Ivan Milat's deathbed confession

 

IVAN Milat confessed his crimes to his mother, and at least one other family member was aware he was a killer - the little sister with whom he had a close personal relationship, it has been revealed.

As the serial killer's cancer has reportedly temporarily retreated, buying him more time, the race to get Milat to confess to the Belanglo backpacker murders and his other crimes continues.

Milat 74, was diagnosed with terminal oesophageal cancer in May and, after hospital treatment, is incarcerated at Long Bay where detectives have visited him to extract a confession, without success.

But the man who put Milat behind bars says Ivan's mother, Margaret, received her son's confession during a visit to Supermax prison just before her death.

Milat in 1983, aged 39, with a WWI machine gun and his then-wife Karen at the Buxton home of his brother Alex.
Milat in 1983, aged 39, with a WWI machine gun and his then-wife Karen at the Buxton home of his brother Alex.

Clive Small, author of Milat, Inside Australia's Biggest Manhunt, says Ivan's youngest brother George extracted the information from their mother Margaret.

Margaret had publicly always proclaimed Ivan's innocence. He was her favourite son among her 13 children that included nine boys, three girls and a daughter named Margaret killed in a car crash.

In 1996, days before Ivan's guilty verdict in the Belanglo murders, she insisted he was innocent along with his brothers who Ivan had blamed for his defence case.

Margaret said: "They were living here when those murders were meant to happen. I did all their washing, there was no blood. They're good boys.''

Margaret had always visited her son - known as "Mac" in the Milat family - in prison, from the early days when he was doing time in minimum security for robbery.

But the last time Margaret visited Ivan he had moved into the just opened High Risk Management Unit nicknamed Supermax in September 2001.

Serving seven life sentences for Australia's most infamous serial killings, 56-year-old Ivan's persistent attempts to escape had earned him a cell in the new "escape proof" prison.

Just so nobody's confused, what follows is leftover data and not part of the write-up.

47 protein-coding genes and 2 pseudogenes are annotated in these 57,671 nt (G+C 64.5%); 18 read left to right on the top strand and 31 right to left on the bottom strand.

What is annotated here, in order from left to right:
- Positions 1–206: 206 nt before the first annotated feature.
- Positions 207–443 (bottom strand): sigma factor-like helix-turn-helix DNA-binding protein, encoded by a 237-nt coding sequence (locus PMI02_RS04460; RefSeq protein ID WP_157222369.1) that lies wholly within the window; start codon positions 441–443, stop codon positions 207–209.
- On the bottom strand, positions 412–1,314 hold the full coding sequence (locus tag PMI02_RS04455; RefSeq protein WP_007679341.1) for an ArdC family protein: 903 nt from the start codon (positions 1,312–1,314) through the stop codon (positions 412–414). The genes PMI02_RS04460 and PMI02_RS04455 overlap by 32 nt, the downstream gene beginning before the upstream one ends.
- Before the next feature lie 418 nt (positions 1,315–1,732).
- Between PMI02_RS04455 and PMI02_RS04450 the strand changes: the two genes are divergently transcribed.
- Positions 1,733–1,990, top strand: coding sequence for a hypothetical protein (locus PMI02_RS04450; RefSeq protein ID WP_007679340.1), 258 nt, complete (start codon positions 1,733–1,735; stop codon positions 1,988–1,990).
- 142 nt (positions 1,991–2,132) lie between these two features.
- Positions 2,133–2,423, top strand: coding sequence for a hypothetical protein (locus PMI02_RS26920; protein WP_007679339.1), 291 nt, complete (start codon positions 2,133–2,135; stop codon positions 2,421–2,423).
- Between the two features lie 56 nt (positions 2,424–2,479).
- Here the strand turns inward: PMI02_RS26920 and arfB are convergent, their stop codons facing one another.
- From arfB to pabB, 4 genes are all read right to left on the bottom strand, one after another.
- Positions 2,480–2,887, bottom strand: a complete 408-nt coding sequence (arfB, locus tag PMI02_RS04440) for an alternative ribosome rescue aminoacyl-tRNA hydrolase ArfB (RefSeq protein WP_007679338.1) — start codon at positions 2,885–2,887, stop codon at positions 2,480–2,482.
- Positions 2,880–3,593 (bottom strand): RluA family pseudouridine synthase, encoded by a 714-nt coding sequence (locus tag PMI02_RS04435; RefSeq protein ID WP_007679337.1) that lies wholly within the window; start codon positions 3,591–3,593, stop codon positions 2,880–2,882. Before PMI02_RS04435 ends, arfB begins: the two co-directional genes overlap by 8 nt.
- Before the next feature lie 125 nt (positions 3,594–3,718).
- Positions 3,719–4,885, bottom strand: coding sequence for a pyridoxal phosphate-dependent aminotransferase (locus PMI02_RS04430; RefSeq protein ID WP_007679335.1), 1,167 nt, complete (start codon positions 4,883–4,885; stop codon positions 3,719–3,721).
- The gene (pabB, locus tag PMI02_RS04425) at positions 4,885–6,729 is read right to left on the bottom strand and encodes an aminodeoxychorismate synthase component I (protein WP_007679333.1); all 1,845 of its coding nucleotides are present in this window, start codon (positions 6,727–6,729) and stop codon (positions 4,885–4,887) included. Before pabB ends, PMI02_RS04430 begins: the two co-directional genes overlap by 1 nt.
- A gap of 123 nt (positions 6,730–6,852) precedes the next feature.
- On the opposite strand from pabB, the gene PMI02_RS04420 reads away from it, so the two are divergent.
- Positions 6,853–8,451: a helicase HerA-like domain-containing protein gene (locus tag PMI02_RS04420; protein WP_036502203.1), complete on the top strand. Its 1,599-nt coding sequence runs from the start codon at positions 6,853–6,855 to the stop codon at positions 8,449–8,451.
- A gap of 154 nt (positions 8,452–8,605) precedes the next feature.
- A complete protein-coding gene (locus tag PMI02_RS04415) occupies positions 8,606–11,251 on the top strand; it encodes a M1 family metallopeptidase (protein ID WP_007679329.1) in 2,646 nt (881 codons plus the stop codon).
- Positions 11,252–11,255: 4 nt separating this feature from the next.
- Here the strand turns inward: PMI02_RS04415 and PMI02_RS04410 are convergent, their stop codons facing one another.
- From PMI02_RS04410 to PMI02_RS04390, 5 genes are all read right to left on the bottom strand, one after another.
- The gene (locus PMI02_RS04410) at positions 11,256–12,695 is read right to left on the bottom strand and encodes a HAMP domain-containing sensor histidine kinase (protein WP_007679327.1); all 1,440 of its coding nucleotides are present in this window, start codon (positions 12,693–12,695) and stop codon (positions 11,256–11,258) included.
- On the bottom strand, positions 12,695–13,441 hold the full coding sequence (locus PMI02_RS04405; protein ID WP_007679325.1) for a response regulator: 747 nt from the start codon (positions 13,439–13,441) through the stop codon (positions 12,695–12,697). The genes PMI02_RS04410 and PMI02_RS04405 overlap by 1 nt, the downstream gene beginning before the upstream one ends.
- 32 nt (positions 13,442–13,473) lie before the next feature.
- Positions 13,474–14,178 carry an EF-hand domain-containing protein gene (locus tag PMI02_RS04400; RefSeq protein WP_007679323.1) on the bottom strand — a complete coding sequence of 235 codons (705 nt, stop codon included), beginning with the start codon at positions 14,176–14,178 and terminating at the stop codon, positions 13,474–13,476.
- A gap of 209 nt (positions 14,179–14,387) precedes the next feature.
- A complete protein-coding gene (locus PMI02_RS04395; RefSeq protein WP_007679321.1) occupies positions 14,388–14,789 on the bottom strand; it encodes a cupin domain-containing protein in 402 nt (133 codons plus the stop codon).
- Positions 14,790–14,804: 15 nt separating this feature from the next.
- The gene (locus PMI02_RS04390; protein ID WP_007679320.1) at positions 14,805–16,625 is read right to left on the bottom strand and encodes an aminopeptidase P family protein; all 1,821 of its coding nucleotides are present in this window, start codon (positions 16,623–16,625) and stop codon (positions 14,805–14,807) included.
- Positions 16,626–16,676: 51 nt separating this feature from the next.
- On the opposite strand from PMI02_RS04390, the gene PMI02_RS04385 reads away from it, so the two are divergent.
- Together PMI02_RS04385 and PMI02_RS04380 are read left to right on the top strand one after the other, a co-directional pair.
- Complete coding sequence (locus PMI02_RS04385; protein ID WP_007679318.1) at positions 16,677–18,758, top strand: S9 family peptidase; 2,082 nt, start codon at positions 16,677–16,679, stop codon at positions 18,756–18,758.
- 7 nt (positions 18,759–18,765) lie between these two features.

By then, Ivan's brutal slayings and his reputation in prison as a "cold, callous psychopath … with no respect for human life" had relegated the Milat name to the annals of infamy.

Clive Small was the commanding officer of Task Force Air that charged Ivan after the bodies of seven backpackers Joanne Walters, Caroline Clarke, Deborah Everist, James Gibson, Gabor Neugebauer, Anja Habschied and Simone Schmidl were found at Belanglo.

After Margaret returned from visiting Ivan, Small says she had lunch with her youngest child who noticed something was up.

George had "looked at her" and said, "Mum, did he tell you something you didn't want to hear?"

George said Margaret replied: "He admitted he was guilty."

Undated copy pic of backpacker murderer Ivan Milat, who has been found guilty and sentenced to life imprisonment for the murder of seven people whose body were discovered in the Belanglo State Forest in the NSW Southern Highlands 09/1992.
Undated copy pic of backpacker murderer Ivan Milat, who has been found guilty and sentenced to life imprisonment for the murder of seven people whose body were discovered in the Belanglo State Forest in the NSW Southern Highlands 09/1992.

But the last time Margaret visited Ivan he had moved into the just opened High Risk Management Unit nicknamed Supermax in September 2001.

Serving seven life sentences for Australia's most infamous serial killings, 56-year-old Ivan's persistent attempts to escape had earned him a cell in the new "escape proof" prison.

By then, Ivan's brutal slayings and his reputation in prison as a "cold, callous psychopath … with no respect for human life" had relegated the Milat name to the annals of infamy.

Clive Small was the commanding officer of Task Force Air that charged Ivan after the bodies of seven backpackers Joanne Walters, Caroline Clarke, Deborah Everist, James Gibson, Gabor Neugebauer, Anja Habschied and Simone Schmidl were found at Belanglo.

After Margaret returned from visiting Ivan, Small says she had lunch with her youngest child who noticed something was up.

George had "looked at her" and said, "Mum, did he tell you something you didn't want to hear?"

George said Margaret replied: "He admitted he was guilty."


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